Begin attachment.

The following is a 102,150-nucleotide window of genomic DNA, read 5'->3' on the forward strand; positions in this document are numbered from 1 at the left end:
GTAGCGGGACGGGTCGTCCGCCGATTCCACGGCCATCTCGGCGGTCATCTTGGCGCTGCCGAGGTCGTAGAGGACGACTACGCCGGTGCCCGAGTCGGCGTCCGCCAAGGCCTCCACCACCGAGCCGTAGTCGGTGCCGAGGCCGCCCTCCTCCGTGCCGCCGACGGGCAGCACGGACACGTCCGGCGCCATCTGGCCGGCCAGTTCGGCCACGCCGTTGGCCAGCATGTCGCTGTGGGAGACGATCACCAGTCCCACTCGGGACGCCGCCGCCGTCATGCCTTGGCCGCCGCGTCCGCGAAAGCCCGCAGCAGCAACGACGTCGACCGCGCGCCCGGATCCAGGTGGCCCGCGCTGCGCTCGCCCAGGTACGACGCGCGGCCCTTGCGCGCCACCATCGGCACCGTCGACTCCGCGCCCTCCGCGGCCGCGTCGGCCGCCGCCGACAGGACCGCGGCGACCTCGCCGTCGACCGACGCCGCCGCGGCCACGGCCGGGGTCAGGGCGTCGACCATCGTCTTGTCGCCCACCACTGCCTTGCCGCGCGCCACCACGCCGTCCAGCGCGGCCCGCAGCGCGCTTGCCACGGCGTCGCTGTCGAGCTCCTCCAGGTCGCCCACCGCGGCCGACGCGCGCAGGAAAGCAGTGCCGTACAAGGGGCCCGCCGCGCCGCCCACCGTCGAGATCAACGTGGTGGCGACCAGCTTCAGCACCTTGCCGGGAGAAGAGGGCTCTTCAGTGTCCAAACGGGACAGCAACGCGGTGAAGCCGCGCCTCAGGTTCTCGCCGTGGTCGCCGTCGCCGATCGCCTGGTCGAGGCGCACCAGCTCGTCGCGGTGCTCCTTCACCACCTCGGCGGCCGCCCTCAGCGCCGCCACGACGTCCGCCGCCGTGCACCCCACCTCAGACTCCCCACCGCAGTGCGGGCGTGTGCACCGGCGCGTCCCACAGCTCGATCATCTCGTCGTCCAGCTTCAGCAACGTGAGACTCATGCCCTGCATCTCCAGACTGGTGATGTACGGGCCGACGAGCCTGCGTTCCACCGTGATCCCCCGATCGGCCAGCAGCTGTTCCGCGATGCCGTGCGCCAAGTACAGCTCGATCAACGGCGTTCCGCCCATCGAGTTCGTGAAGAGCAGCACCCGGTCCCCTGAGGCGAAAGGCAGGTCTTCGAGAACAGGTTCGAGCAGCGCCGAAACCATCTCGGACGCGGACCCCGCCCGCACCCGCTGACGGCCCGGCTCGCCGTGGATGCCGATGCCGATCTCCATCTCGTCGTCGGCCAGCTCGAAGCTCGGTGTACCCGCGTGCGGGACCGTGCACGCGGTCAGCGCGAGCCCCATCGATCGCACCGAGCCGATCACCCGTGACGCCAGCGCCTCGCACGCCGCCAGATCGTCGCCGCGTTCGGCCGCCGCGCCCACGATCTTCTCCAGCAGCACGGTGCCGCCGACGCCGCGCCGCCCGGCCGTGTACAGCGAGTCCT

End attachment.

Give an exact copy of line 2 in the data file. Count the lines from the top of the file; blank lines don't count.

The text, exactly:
GTAGCGGGACGGGTCGTCCGCCGATTCCACGGCCATCTCGGCGGTCATCTTGGCGCTGCCGAGGTCGTAGAGGACGACTACGCCGGTGCCCGAGTCGGCGTCCGCCAAGGCCTCCACCACCGAGCCGTAGTCGGTGCCGAGGCCGCCCTCCTCCGTGCCGCCGACGGGCAGCACGGACACGTCCGGCGCCATCTGGCCGGCCAGTTCGGCCACGCCGTTGGCCAGCATGTCGCTGTGGGAGACGATCACCAGTCCCACTCGGGACGCCGCCGCCGTCATGCCTTGGCCGCCGCGTCCGCGAAAGCCCGCAGCAGCAACGACGTCGACCGCGCGCCCGGATCCAGGTGGCCCGCGCTGCGCTCGCCCAGGTACGACGCGCGGCCCTTGCGCGCCACCATCGGCACCGTCGACTCCGCGCCCTCCGCGGCCGCGTCGGCCGCCGCCGACAGGACCGCGGCGACCTCGCCGTCGACCGACGCCGCCGCGGCCACGGCCGGGGTCAGGGCGTCGACCATCGTCTTGTCGCCCACCACTGCCTTGCCGCGCGCCACCACGCCGTCCAGCGCGGCCCGCAGCGCGCTTGCCACGGCGTCGCTGTCGAGCTCCTCCAGGTCGCCCACCGCGGCCGACGCGCGCAGGAAAGCAGTGCCGTACAAGGGGCCCGCCGCGCCGCCCACCGTCGAGATCAACGTGGTGGCGACCAGCTTCAGCACCTTGCCGGGAGAAGAGGGCTCTTCAGTGTCCAAACGGGACAGCAACGCGGTGAAGCCGCGCCTCAGGTTCTCGCCGTGGTCGCCGTCGCCGATCGCCTGGTCGAGGCGCACCAGCTCGTCGCGGTGCTCCTTCACCACCTCGGCGGCCGCCCTCAGCGCCGCCACGACGTCCGCCGCCGTGCACCCCACCTCAGACTCCCCACCGCAGTGCGGGCGTGTGCACCGGCGCGTCCCACAGCTCGATCATCTCGTCGTCCAGCTTCAGCAACGTGAGACTCATGCCCTGCATCTCCAGACTGGTGATGTACGGGCCGACGAGCCTGCGTTCCACCGTGATCCCCCGATCGGCCAGCAGCTGTTCCGCGATGCCGTGCGCCAAGTACAGCTCGATCAACGGCGTTCCGCCCATCGAGTTCGTGAAGAGCAGCACCCGGTCCCCTGAGGCGAAAGGCAGGTCTTCGAGAACAGGTTCGAGCAGCGCCGAAACCATCTCGGACGCGGACCCCGCCCGCACCCGCTGACGGCCCGGCTCGCCGTGGATGCCGATGCCGATCTCCATCTCGTCGTCGGCCAGCTCGAAGCTCGGTGTACCCGCGTGCGGGACCGTGCACGCGGTCAGCGCGAGCCCCATCGATCGCACCGAGCCGATCACCCGTGACGCCAGCGCCTCGCACGCCGCCAGATCGTCGCCGCGTTCGGCCGCCGCGCCCACGATCTTCTCCAGCAGCACGGTGCCGCCGACGCCGCGCCGCCCGGCCGTGTACAGCGAGTCCT